M. Night Shyamalan exploded into the forefront of film in the summer of 1999 with the superb ‘The Sixth Sense’, perfectly directed and written, acted beautifully, edited to perfection. The film had Newsweek calling him “the next Spielberg” and audiences going back to see the film more than once just to look for continuity flaws…there were none. He had made a stunningly effective film with the catch phrase of the summer, “I see dead people”. The film was nominated for six Academy Awards including Best Picture and Director, with a supporting actor nomination and best screenplay. Shyamalan was also nominated for a DGA as Best Director, a sensational year for him.
He followed that with the comic book inspired ‘Unbreakable’ (2000), a well received film about a man with super strength discovered by another with brittle bones and evil thoughts, which he followed with ‘Signs’ (2002), a thrilling science fiction thriller with hostile aliens invading. Three major hits, each with a strong twist, Shyamalan had earned a reputation as an artist and director of audience loved blockbusters.
Sadly Shyamalan believed his own press, and was indeed believing he was the next Spielberg as his ego slipped out of control. He seemed to believe he could do no wrong, that his audiences would follow anything he did as though he were the Pied Piper of Hollywood. If the films are good, they will, but the films were not good.
It started with ‘The Village’ (2004) which cheated audiences by setting us up for something that was based on false pretenses. Look at the dates on the headstones at the beginning of the film, an obvious and cheap trick to place us in the late 1800’s. Instead of a single famous Shyamalan twist we have two, both pretty slim, both cheap. What the film did have is a lovely score, just breathtaking and a star-making performance from Bryce Dallas Howard, luminous and original. Yet Adrien Brody was embarrassing, just brutal, one of the worst post-Oscar performances ever given, Joaquin Phoenix was wasted, so much went wrong with the film.
‘The Lady in the Water’ (2006) came next, a strange fairy tale with Howard again as a strange ethereal creature who emerges from an apartment pool it seems, into our world for an encounter with another mythical creature. For this to happen she will need the help of several others in the apartment complex, beginning with the superintendent portrayed by the great Paul Giamatti. Oddly, he cast himself with some arrogance as a writer whose work will save mankind, whose book will be more important than the Bible. Critics took note, pointed to his ego and it all went downhill from there. The film was a flop leading to another flop with ‘The Happening’ (2008), followed by one of the worst films in the last twenty years ‘The Last Airbender’ (2010), which brought us to the huge failure ‘After Earth’ (2012). Progressively each one after ‘The Village’ (2004) simply got worse, less commercial, cohesive, just dreadful film-making. Not even the star presence of Will Smith and his son could even begin to save ‘After Earth’ (2012) which was a rare Smith vehicle dead on arrival in theatres. His career it seemed was all but over, the studios no longer wooed him, pitching to the studios was out of the question, he had to make indies with low budgets.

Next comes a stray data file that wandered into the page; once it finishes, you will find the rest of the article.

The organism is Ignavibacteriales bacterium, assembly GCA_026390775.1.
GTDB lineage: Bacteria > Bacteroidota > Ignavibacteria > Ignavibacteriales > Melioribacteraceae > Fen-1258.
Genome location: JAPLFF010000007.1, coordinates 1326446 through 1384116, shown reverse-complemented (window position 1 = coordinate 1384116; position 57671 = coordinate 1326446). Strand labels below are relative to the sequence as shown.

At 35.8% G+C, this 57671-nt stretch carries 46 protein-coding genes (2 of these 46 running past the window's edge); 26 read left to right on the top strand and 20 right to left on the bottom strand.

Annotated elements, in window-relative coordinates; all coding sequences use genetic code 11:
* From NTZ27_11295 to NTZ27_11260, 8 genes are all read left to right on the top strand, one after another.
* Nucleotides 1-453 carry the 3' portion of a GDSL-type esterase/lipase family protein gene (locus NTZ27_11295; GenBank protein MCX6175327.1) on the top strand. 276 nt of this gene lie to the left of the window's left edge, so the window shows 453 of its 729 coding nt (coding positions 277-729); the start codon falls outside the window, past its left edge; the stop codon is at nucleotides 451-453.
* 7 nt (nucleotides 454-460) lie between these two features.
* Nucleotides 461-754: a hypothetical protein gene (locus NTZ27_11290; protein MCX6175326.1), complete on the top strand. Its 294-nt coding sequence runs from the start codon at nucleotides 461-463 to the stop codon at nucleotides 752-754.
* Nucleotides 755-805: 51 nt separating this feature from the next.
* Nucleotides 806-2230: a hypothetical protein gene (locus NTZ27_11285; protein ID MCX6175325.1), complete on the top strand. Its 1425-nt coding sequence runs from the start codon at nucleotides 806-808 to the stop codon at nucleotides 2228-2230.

His ghost story ‘The Visit’ (2015) impressed some critics with its atmospheric horror, and was not a massive failure which I suspect he was used too, but also dreaded. The film was well made, nicely directed, in many ways the beginning of a return to form. Still it was not successful like ‘The Sixth Sense’ (1999) and once enjoying success like that, it is something you must always seek. To achieve the very heights of the business literally overnight, and then to crash so quickly, one cannot imagine.
The Academy Award attention, the DGA nomination, the toast of Hollywood must have seemed light years away. But then incredibly he bounces back with a thriller that leaves the audiences connected to a previous film, contains a brilliant performance, and was admired by both audiences and critics.
‘Split’ is a knockout thriller, bolstered by a stunning performance from James McAvoy, easily the best work of his career, and if there is justice he will be considered for an Oscar nod next year. He portrays a mentally ill character with at least twenty three personalities and another struggling to emerge, one that will control the others in every way. He is dangerous, murderous even, which his doctor discovers after he has captured and kidnapped three young girls, one of whom is slowly breaking down the guards of the personalities. McAvoy is astounding, whether manifesting the nine year old boy who does a terrifying dance, the fashion designer, the matron, or the OCD clean junkie, he is mesmerizing and moves between the personalities easily, brilliantly.
There is a sly epilogue connected to ‘Unbreakable’ (2000) but to say more is to ruin the experience of the film. The plan is for Shyamalan to follow through with a sequel to each film, merging the characters which already has the Internet buzzing.
So it seems he might be back, Shymalan. Let’s wait and see. Hopefully he has that staggering ego in check.